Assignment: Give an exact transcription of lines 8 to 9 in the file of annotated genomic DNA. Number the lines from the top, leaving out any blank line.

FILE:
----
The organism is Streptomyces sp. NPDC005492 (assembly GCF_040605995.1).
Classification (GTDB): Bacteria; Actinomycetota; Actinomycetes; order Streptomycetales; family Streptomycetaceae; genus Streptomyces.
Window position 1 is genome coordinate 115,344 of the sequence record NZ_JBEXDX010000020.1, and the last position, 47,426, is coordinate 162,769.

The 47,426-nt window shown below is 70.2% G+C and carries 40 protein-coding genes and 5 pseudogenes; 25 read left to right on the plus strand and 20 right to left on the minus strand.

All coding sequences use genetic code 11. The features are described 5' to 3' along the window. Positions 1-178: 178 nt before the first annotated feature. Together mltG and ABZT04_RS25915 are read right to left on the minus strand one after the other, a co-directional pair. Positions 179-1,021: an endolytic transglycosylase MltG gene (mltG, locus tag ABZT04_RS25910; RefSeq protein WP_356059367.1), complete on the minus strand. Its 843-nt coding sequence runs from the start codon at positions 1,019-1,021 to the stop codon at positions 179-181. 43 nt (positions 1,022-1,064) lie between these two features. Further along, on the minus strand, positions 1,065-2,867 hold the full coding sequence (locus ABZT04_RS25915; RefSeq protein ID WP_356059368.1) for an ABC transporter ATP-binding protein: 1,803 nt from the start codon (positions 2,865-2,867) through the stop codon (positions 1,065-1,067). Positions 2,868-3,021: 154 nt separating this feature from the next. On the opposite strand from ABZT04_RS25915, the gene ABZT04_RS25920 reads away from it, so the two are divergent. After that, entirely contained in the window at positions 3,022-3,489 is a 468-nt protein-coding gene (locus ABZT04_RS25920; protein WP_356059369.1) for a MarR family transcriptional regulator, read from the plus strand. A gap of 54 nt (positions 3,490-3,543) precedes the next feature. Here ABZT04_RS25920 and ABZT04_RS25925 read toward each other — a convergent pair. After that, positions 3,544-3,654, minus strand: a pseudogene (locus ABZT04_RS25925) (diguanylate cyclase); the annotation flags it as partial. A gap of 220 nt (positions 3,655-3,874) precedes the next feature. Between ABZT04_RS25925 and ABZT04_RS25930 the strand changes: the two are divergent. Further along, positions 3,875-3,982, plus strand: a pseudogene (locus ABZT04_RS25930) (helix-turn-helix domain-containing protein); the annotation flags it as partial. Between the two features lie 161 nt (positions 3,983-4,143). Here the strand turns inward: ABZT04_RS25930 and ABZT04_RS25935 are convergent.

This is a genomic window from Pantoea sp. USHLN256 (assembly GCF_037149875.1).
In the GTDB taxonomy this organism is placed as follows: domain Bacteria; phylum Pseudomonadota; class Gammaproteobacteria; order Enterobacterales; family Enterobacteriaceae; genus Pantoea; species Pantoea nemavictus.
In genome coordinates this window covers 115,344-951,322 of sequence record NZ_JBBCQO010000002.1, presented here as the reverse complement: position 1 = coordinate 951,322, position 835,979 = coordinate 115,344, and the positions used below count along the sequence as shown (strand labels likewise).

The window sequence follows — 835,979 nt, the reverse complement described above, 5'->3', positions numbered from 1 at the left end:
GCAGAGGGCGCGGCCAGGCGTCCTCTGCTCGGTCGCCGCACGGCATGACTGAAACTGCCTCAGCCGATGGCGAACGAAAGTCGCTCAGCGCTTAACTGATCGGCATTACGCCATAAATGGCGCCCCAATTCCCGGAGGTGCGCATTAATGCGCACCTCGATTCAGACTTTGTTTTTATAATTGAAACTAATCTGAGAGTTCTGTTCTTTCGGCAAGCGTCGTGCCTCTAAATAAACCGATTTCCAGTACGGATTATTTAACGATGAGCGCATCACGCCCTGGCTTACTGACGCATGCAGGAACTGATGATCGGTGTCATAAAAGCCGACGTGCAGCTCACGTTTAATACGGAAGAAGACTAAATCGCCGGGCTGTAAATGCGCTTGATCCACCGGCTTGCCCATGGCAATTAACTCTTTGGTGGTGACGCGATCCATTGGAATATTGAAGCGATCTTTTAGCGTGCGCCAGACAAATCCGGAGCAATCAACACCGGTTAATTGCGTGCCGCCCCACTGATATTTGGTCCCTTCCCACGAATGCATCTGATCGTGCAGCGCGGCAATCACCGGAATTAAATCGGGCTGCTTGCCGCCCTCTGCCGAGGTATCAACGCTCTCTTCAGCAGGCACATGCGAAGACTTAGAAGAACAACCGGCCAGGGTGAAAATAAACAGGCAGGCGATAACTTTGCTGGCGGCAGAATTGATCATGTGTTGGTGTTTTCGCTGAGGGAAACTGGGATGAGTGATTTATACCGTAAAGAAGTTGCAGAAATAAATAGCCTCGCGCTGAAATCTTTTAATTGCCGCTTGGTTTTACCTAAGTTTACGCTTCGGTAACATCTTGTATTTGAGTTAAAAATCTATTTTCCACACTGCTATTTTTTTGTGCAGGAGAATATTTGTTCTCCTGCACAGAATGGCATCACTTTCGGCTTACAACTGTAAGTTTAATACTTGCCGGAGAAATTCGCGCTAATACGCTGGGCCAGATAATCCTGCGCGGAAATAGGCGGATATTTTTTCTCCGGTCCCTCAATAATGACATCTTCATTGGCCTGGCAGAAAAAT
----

In genome coordinates this window covers 115,344-951,322 of sequence record NZ_JBBCQO010000002.1, presented here as the reverse complement: position 1 = coordinate 951,322, position 835,979 = coordinate 115,344, and the positions used below count along the sequence as shown (strand labels likewise).

The window sequence follows — 835,979 nt, the reverse complement described above, 5'->3', positions numbered from 1 at the left end: